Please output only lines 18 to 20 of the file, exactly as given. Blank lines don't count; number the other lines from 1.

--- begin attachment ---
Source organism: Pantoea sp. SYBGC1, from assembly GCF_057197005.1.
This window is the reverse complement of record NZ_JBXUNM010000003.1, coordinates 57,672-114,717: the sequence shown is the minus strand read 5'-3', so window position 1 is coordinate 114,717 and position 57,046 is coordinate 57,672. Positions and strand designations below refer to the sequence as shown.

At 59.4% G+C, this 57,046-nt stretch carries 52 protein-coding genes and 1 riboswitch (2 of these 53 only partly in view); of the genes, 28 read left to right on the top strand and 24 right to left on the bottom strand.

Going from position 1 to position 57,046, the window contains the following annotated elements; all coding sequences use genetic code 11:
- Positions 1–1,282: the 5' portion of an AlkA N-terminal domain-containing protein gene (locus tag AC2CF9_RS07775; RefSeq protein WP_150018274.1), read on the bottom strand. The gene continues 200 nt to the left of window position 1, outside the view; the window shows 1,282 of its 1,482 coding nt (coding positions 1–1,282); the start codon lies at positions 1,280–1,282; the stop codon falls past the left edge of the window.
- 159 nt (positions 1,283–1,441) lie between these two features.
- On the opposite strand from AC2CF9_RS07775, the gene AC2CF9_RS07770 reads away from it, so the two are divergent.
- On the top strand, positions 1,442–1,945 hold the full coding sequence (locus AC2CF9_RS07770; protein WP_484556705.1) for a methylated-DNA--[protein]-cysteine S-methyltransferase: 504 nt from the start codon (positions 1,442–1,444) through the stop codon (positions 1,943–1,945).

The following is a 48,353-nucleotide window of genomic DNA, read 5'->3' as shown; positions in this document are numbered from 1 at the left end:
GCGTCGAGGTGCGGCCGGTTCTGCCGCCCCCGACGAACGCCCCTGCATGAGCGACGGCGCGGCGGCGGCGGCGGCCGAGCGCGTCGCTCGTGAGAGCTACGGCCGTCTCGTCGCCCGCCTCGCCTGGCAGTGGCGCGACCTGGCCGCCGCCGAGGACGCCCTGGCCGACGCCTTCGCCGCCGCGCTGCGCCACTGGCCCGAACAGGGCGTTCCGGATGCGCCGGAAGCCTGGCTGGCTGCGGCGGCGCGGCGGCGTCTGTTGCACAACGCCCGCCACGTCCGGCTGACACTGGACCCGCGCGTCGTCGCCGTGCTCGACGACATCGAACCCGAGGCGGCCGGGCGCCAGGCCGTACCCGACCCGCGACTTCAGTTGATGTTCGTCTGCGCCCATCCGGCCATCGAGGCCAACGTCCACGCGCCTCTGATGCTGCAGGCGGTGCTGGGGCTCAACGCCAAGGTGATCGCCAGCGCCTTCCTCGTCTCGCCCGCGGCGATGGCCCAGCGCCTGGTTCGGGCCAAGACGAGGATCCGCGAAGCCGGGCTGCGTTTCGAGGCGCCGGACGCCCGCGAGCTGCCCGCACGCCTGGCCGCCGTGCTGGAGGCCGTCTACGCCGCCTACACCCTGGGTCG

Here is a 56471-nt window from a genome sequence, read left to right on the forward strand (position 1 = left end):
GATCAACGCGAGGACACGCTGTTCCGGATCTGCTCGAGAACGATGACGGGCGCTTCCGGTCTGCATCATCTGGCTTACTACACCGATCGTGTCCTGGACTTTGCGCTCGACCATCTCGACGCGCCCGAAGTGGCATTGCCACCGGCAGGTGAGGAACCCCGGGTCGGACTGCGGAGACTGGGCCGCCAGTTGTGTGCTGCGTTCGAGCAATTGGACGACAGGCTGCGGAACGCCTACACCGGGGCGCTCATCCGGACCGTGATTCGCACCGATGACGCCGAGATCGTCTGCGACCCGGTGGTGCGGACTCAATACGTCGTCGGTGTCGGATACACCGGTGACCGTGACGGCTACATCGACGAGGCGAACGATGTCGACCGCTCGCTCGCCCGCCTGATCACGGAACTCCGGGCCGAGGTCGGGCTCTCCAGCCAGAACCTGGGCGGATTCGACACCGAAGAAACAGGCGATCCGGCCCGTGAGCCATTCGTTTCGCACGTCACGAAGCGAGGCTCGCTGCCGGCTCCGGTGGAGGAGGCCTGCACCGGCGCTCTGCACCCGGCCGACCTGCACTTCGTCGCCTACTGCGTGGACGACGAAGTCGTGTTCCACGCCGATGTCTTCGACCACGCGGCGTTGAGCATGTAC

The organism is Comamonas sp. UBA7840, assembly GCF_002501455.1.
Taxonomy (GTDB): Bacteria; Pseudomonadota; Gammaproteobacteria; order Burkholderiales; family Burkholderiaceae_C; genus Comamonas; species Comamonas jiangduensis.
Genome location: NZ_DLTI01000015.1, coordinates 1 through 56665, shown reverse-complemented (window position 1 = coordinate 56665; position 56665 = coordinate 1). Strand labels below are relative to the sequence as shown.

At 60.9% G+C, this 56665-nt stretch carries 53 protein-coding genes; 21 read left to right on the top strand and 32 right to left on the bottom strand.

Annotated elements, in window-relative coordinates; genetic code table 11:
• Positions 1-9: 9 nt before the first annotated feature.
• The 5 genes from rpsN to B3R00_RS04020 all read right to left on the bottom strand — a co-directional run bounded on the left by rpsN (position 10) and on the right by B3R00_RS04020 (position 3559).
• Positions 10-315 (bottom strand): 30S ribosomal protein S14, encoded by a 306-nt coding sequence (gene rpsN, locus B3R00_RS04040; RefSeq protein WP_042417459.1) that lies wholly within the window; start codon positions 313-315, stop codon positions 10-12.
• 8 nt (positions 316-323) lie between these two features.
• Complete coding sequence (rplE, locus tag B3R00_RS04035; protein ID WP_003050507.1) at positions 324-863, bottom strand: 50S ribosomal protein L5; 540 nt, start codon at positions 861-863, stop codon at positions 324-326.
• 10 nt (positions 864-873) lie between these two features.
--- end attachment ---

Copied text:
• Positions 1-9: 9 nt before the first annotated feature.
• The 5 genes from rpsN to B3R00_RS04020 all read right to left on the bottom strand — a co-directional run bounded on the left by rpsN (position 10) and on the right by B3R00_RS04020 (position 3559).
• Positions 10-315 (bottom strand): 30S ribosomal protein S14, encoded by a 306-nt coding sequence (gene rpsN, locus B3R00_RS04040; RefSeq protein WP_042417459.1) that lies wholly within the window; start codon positions 313-315, stop codon positions 10-12.